Architect: Kenneth Dalgleish and Roger K Pullen
St Leonards-on-Sea, East Sussex
Positioned on the 6th floor of the remarkable Grade II-listed Marine Court, this seafront flat has two bedrooms and panoramic views of the water. Designed by Kenneth Dalgleish and Roger K Pullen, the building was completed in 1938.
The south-facing apartment is arranged laterally to maximise the view and intake of light. The living space and master bedroom occupy the best position at the front, linked by a glazed winter garden, both with large sliding windows. There is a second bedroom, kitchen and family bathroom. The block is serviced by 24-hour porterage.
The flat has been simply restored by the current owners, preserving the best of the original features where possible. The building itself is undergoing a major external refurbishment now that its management has been taken over by the residents.
The first foundations of Marine Court were laid in 1936 and construction was completed in 1938. An early pioneer of steel-frame construction, the building is 14 storeys high and sits broadside to the seafront. Its form was overtly based on the Queen Mary, a transatlantic cruise ship which entered commercial service in 1936. The east end of Marine Court is shaped to imitate the curved, stacked bridge front of the Queen Mary; the eastern restaurant served to imitate the fo’c’sle deck of the ship.
St. Leonards-on-Sea, and neighbouring Hastings, is fast becoming a popular seaside town, partly due to its proximity to London, but also because of its beautiful Regency architecture. Developer-architect James Burton, and his son Decimus, developed the resort in the early 19th century, with echoes of London’s Marylebone and Belgravia where the Burtons had previously practised.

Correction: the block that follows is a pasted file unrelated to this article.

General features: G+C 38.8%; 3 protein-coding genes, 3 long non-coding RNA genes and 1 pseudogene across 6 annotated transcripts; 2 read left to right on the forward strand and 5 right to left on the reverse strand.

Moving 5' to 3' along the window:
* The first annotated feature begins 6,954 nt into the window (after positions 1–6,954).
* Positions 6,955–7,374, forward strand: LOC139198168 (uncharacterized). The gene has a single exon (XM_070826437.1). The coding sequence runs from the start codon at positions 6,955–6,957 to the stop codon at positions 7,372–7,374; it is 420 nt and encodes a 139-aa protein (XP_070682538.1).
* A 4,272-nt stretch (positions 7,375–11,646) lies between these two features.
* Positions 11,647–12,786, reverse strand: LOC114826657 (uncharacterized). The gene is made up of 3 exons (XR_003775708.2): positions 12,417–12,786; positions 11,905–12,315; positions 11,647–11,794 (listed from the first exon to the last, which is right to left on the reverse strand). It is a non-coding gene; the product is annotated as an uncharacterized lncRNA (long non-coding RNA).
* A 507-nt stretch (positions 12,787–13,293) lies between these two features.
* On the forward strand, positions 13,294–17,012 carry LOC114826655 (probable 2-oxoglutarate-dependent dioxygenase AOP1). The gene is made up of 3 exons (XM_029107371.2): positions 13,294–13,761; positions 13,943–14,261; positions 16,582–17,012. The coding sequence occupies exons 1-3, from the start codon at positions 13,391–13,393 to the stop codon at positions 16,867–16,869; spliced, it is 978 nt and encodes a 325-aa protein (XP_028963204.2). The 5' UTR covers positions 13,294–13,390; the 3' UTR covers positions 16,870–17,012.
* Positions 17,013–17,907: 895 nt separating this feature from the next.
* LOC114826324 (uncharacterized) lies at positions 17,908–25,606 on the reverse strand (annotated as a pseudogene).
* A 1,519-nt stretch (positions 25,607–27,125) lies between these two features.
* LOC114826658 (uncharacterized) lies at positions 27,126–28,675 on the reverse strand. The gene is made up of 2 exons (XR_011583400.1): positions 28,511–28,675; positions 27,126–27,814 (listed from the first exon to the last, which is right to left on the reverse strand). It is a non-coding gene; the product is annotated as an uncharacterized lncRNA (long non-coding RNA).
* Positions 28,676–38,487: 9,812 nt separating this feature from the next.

St. Leonards has a growing number of delicatessens, bars, pubs and restaurants, and has been a popular spot for 20th-century furniture shops and galleries for some years. The newly renovated Hastings Pier can be seen from the flat.
Direct train services from St. Leonards and Hastings reach London’s Charing Cross in approximately an hour and a half.
The service charge is paid bi-annually and is currently approx. £2,789.63 every 6 months.
Please note that all areas, measurements and distances given in these particulars are approximate and rounded. The text, photographs and floor plans are for general guidance only. The Modern House has not tested any services, appliances or specific fittings — prospective purchasers are advised to inspect the property themselves. All fixtures, fittings and furniture not specifically itemised within these particulars are deemed removable by the vendor.
Marine Court was constructed by South Coast Properties company between 1936 and 1938. On 30 November 1936 the foundation stone was laid by Robert Holland-Martin, Chairman of the Southern Railway. With 14 storeys and measuring 170 ft/49 metres in height, it was the tallest block of flats in the UK when it opened in 1938.
Marine Court was designed by architects Kenneth Dalgleish and Roger K Pullen with overt references to the Cunard White-Star Line Queen Mary, which had entered commercial transatlantic service in 1936. It was an early pioneer of steel-frame construction, like the earlier De La Warr Pavilion in Bexhill-on-Sea.
The balconies of the south elevation imitate the promenade deck aboard the Queen Mary. The upper storeys are stepped in from those beneath, like the superstructure of a ship. The ground floor shop frontages were black and sit beneath a blue cantilevered roof, which appears to mimic the sea level. On a sunny day, residents could feel like they were enjoying a luxury cruise from the comfort of their own flat.
Marine Court was damaged at its eastern end by bombing during the Second World War and restoration of the building took place in 1949-1950. By the end of the 1990s the managing agents had declared themselves bankrupt and the building had fallen into a worsening state, with soaring service charges.
With the coming of the new millennium, a brave and determined group of residents decided to apply for enfranchisement, to take over the freehold, and succeeded. The building was awarded Grade-II listing status in 1999.